My next project was the 'Y' project. A lot of my art has spoken about war. Mail art did not seem to be talking about the ongoing war in Yugoslavia. I wrote to every Yugoslavian mail artist address I could find. To provoke a response I supplied a poem by B. Webster that I titled Yugoslavia. I asked the artists to comment on and contribute any views about the poem. The outcome was seven replies, these were of different view points and the seven were sufficient for me to publish a small booklet titled Y. Most projects seem to end at the documentation, but this was not the case with 'Y'. I sent the booklet to all participants and other Yugoslavian artists, the rest I sent to other mail artists in various parts of the world. The resulting correspondence was exceptional, the subject could not be ignored. It has been suggested to me by one Serbian artist that its time to do another 'Y'. As yet the first one has definitely not finished!
Mail art projects are only a very small fraction of what I consider my mail art activities. By far the most important factor to me is the regular communication between certain artists. The term 'project' seems to only mean the invite and response projects. A lot of my ideas are experiments with mail art. For example I would not class my LA BOHÔME ART xeroxzine as a mail art 'project'
RJ: Tell me more about the ideas that you call 'experiments with mail art'.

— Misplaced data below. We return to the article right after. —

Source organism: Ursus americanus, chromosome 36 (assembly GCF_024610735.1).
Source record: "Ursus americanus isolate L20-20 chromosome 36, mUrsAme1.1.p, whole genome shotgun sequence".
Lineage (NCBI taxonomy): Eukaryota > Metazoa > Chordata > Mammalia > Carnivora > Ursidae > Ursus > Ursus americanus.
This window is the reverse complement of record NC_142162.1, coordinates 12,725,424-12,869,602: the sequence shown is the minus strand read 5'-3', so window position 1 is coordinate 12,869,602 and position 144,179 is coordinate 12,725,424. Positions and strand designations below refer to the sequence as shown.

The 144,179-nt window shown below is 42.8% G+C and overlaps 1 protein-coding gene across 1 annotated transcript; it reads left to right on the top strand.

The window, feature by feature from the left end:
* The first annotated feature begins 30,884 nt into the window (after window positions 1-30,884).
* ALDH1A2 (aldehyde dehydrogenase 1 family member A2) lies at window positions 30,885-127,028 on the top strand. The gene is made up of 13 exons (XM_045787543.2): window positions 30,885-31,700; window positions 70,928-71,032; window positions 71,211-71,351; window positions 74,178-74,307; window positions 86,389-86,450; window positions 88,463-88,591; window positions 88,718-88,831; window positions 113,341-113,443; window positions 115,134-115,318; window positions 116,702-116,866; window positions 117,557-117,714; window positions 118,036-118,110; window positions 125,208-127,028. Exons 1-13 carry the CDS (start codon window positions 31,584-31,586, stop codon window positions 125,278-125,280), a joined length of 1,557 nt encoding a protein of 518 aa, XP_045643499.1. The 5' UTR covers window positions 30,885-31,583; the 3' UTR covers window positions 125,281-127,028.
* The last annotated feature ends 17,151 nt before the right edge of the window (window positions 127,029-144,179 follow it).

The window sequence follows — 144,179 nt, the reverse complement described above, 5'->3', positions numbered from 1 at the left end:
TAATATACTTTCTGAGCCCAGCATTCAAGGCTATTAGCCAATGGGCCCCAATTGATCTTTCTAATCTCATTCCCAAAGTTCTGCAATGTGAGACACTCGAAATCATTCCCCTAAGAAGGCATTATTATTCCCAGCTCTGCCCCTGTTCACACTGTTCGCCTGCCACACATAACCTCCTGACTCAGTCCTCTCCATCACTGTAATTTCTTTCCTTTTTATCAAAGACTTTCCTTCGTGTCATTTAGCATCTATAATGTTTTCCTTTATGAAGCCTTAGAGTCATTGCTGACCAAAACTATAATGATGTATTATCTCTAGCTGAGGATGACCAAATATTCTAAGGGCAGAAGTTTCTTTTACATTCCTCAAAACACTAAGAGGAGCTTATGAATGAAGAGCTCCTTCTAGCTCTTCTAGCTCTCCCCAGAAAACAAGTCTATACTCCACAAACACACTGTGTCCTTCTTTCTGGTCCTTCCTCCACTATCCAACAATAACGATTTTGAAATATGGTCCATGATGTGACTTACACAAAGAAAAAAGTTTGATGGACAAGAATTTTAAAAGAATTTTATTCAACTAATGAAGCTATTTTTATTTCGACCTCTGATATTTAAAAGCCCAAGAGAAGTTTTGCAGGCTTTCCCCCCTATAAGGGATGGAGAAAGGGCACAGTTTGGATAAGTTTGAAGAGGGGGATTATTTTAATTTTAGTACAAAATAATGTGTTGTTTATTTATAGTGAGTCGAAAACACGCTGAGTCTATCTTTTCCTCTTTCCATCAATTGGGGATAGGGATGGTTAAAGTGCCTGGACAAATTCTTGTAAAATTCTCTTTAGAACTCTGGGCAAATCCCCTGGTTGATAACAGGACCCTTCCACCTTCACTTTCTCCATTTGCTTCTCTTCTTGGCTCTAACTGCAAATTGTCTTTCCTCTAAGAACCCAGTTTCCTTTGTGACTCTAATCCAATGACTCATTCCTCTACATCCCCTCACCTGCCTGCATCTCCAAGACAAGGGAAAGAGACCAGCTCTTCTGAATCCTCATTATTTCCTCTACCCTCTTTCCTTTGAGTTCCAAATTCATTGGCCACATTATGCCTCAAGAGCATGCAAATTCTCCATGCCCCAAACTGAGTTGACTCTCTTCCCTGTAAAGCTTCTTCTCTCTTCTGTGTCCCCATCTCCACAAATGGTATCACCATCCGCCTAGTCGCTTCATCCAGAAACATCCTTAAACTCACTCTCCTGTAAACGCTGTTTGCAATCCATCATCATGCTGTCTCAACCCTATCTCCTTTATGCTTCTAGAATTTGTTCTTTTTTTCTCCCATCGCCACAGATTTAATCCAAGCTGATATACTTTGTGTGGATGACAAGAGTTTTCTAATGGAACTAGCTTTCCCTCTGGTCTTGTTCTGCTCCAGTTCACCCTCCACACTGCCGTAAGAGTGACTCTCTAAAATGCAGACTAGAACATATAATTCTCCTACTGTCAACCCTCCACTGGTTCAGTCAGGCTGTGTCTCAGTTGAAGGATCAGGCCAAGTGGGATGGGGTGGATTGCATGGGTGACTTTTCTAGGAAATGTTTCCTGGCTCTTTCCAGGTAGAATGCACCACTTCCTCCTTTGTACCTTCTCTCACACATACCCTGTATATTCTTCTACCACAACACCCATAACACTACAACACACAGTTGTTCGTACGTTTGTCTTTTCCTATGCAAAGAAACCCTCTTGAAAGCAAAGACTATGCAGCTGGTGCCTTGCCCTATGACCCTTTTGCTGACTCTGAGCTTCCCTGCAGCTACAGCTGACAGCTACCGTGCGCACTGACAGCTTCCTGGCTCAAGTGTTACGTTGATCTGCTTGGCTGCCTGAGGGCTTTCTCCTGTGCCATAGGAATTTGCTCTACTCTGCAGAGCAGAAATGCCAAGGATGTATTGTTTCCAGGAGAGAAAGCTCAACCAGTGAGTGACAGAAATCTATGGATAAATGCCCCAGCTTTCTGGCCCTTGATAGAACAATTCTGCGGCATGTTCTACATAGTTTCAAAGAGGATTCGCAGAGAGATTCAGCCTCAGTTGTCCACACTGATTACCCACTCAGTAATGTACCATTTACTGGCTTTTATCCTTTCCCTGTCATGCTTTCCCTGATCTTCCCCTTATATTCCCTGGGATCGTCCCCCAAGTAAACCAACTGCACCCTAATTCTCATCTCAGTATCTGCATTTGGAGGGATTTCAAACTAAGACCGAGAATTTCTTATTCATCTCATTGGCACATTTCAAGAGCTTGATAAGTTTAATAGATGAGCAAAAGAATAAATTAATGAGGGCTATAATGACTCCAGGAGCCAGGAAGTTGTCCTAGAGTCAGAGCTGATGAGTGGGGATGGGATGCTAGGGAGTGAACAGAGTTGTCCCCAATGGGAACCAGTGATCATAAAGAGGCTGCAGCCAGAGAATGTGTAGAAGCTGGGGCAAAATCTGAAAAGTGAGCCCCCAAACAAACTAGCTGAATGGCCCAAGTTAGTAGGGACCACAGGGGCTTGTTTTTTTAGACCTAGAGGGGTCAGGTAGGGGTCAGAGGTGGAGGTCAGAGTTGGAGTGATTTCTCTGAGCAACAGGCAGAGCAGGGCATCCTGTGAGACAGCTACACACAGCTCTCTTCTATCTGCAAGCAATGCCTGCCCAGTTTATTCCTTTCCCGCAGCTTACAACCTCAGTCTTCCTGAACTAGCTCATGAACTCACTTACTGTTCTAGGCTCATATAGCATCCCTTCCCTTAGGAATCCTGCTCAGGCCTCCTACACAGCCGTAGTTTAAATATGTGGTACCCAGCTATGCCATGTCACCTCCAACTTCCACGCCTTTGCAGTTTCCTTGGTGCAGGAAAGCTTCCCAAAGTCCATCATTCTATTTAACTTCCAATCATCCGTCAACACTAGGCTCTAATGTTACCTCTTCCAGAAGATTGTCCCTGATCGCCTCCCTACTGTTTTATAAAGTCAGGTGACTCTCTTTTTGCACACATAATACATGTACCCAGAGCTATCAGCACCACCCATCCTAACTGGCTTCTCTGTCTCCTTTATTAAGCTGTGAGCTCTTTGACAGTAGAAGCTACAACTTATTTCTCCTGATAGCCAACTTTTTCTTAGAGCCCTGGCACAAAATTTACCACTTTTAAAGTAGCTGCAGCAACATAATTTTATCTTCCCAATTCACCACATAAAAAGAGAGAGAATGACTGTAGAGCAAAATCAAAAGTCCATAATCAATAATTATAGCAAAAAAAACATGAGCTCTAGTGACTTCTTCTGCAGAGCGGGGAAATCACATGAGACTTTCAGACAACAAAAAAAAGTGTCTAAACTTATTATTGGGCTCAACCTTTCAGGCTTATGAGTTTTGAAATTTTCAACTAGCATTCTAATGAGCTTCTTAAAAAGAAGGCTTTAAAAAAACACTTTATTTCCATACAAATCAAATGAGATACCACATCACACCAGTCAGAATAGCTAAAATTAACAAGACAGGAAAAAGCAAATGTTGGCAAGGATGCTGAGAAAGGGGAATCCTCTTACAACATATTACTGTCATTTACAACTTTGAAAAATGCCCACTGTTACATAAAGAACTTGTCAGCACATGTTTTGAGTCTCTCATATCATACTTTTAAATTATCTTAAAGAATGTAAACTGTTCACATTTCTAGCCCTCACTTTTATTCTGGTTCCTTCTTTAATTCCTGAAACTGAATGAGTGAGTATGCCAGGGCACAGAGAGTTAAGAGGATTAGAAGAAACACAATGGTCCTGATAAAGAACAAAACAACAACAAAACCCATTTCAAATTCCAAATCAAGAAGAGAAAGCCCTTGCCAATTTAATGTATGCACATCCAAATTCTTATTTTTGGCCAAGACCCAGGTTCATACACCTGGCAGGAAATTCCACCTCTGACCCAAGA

Reply on : 26-5-1995
MG: In mail art we already have the tried, tested, and almost traditional format of the mail art project, and we have many mail art traits which we accept as standard, but I believe mail art is still very young, its full potential no where realized. It is only by experimenting that we can try to discover the potential of a new art language.
It is a complex subject for me to discuss what actually is an artists 'drive' to discover. Perhaps its to do with modern arts freedom and I'm trying to ascertain if there are boundaries. There is also a form of discovery which is a kind of learning adventure for ourself just for enjoyment. Maybe I'm trying to find the most effective use of art possible. The list of motives is probably inexhaustible, whatever the reason, the drive to discover does exist within and the only way to satisfy this desire to make new discoveries is by experimentation.
RJ: You seem to be quite fond of the "Please add to and return" principle. What is the reason for that?
Reply on: 8-6-1995
MG: Both the add & pass and the add & return have produced some excellent results. However a lot of the add & pass pieces get lost in the network. A mail artist who has added to several of my add & pass booklets may be frustrated if they have never received anything from me in return, but the ONLY reason I have not sent the artist anything is because I have not had any of the add & pass pieces with their art on returned to me. With the add & return principle it is between two individuals, if one decides not to add to, the other artist knows where the art is, can ask why or decide to let the other artist keep the piece, and so forth.
The add and pass seem to take a long time to reach the final participant and be returned. With add & return normally the piece is passed fairly quickly between two individuals. I enjoy the idea of one or more artist collaborating together on one piece of art, the result is nearly always exciting.